11/03/2012 5:45:00 PM by Dean Medler – Long day Onion Breeder
Uh oh, another diet. Following are excerpts from an article on the website WebMD, written by Kathleen Zelman, MPH, RD, who is director of nutrition for WebMD
Nutrition science continues to reveal new findings — almost daily — about healthy eating. But some experts say all we need to do is eat like our Stone Age ancestors to be healthy.
The Caveman Diet, also called the Paleolithic (or Paleo), Stone Age, and Warrior diets, is a plan based on eating plants and wild animals similar to what cavemen are presumed to have eaten around 10,000 years ago.
The premise is that our bodies are genetically programmed to eat like our Paleolithic ancestors. Proponents claim it’s the biologically appropriate diet that suits us best, with the proper balance of nutrients to promote health and reduce the incidence of chronic diseases.
Loren Cordain, PhD, Colorado State University professor and author of The Paleo Diet says, “Clinical trials have shown that the Paleo Diet is the optimum diet that can lower the risk of cardiovascular disease, blood pressure, markers of inflammation, help with weight loss, reduce acne, promote optimum health and athletic performance.” Supporters of this nutritional approach argue that today’s typical Western diet is responsible for the epidemic levels of obesity, heart disease, diabetes, and more. And even though grains and dairy seem healthful, Cordain says our “genome has not really adapted to these foods, which can cause inflammation at the cellular level and promote disease.”
However, some nutrition experts assert that humans have adapted to a broader diet including whole grains, dairy, and legumes. Others question the evidence for the diet’s evolutionary logic.
The diet is based on the foods that could be hunted, fished, and gathered during the Paleolithic era — meat, fish, shellfish, eggs, tree nuts, vegetables, roots, fruits, and berries.
But a true Paleo diet is impossible to mimic because wild game is not readily available (except in Joel’s case with his wild skunks and opossums in and around the cages), most modern plant food is cultivated rather than wild, and meats are domesticated.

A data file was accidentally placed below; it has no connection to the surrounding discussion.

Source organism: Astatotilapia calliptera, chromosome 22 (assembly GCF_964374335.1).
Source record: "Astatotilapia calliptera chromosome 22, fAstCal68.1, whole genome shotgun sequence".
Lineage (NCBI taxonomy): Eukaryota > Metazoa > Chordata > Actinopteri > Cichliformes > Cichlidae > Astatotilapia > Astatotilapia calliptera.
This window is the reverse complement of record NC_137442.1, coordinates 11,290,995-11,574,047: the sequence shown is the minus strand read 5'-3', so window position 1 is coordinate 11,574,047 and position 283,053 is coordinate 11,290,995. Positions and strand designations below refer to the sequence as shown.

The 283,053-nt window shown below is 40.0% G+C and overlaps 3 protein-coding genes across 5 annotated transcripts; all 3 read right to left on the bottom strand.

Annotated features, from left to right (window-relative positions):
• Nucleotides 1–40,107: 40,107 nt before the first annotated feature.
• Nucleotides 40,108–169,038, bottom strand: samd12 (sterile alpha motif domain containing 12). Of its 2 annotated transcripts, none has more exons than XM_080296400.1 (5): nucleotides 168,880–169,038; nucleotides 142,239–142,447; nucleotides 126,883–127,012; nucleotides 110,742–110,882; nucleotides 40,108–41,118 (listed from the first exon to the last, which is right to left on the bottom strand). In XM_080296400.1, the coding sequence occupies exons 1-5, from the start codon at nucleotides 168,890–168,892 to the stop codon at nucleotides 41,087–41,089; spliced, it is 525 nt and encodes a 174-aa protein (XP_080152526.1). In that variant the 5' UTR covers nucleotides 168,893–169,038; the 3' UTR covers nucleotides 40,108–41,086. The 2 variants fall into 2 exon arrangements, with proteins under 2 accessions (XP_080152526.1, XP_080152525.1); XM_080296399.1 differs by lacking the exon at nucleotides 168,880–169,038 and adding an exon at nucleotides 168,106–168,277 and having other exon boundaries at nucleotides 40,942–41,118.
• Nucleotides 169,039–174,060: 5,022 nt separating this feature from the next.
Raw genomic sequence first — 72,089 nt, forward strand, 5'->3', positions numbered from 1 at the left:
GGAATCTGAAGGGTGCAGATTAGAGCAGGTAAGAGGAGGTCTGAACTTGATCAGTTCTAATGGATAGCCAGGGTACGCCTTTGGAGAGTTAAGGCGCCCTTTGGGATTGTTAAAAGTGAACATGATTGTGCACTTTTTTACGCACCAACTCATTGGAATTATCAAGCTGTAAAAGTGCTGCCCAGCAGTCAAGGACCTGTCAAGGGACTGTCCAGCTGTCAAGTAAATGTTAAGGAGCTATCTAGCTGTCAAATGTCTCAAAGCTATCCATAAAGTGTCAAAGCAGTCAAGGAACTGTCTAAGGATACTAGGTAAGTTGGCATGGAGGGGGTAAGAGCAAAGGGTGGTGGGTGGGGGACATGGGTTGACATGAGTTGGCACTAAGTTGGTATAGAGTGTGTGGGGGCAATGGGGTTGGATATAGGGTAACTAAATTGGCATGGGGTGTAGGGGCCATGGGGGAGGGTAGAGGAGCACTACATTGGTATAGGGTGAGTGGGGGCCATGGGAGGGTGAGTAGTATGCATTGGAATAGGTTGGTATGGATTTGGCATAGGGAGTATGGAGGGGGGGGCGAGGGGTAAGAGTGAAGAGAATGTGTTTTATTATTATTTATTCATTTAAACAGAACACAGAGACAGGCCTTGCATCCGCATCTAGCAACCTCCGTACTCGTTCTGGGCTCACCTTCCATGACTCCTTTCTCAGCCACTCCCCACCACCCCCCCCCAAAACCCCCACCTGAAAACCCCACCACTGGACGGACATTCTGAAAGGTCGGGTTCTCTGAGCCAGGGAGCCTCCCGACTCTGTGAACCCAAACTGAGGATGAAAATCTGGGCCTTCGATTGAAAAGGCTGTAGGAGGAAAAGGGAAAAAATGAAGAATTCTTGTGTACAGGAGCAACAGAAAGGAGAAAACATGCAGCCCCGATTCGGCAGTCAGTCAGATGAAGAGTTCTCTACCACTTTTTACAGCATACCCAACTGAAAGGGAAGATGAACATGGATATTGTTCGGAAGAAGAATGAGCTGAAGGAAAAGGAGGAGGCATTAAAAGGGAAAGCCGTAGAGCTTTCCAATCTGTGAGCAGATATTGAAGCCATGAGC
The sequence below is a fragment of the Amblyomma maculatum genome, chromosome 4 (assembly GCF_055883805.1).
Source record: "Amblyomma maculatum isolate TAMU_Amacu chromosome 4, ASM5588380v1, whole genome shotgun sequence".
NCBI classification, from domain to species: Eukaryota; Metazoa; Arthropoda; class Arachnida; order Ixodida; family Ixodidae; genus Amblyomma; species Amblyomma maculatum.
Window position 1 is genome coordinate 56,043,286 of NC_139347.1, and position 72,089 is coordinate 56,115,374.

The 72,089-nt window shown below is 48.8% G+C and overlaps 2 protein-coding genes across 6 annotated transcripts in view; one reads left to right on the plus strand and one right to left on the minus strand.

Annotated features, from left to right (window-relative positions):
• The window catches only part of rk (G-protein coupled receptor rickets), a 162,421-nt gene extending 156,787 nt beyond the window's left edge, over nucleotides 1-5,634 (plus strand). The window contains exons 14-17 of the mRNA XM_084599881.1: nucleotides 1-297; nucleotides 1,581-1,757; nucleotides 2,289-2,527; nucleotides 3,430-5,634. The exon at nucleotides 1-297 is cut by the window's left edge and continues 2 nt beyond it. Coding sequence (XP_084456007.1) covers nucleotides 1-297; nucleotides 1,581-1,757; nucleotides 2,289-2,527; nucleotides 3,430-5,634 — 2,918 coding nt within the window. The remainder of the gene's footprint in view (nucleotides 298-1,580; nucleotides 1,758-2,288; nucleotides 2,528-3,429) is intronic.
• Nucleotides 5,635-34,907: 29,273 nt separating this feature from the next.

At best, you can eat a modified version of the original diet that’s gluten-free and includes lean meat, organ meats, fish, poultry, eggs, vegetables, fruit, and nuts. It’s a wide variety of foods. Also you’d skip salt and any drinks other than water, coconut water, or organic green tea.
Supporters suggest eating organic plant foods, wild-caught fish, and grass-fed meats because they’re closer to the nutritional quality of the foods of our ancestors.
The plan encourages people to be physically active on a regular basis. After all, hunter-gathers had active daily lives seeking food, water, and shelter. Though you don’t need to do that, you do need to move.
Nutrition experts have been clamoring for years for a cleaner diet based on whole foods, lean meats, fruits, vegetables and less sugar, sodium, and processed foods.
But they also typically include low-fat dairy, legumes, and whole grains based on the wealth of research that supports the role of these foods in a healthy, well-balanced diet.
“People who eat diets high in whole grains, beans, and low-fat dairy tend to be healthier because these foods are nutrient-rich and there are mountains of research about the health benefits of diets that include, not exclude, these foods,” says Keith Ayoob, EDd, RD, an assistant professor at New York’s Albert Einstien School of Medicine.
David Katz, MD, the author of Way to Eat, tells WebMD by email that “eating more foods direct from nature is far better than the typical American diet, but how the Paleo-type diet compares in terms of long-term outcomes to an Asian, Mediterranean, vegan, or other optimized diet, we just don’t know.”
Food for Thought
A diet that includes whole, unprocessed foods is the basis of most all healthy diet recommendations. So are whole grains, low-fat dairy, and legumes. You can satisfy dietary requirements without these foods, but that requires careful planning and supplementation.
If the Paleo or Caveman diet appeals to you, be sure to supplement the plan with calcium and vitamin D.
Ok, if you’ve read this far, then here goes. I do stick to, while at home, to above 95% of this diet (according to Cordain, eating like our ancestors 80% of the time offers health benefits). Away from home it is more like 80%.
I assumed before undertaking this diet that deleting grain products from my diet would be the toughest part. And it is/was. But there are substitutes out there. No, I don’t eat raw or wild meat. We do however have a friend that raises steers on grass, and we do eat, if not organic, the “closest” to it. And very little processed food (not sure bacon counts).
How’s it working? Good news certain vital stats are improving, and I lost 10 pounds.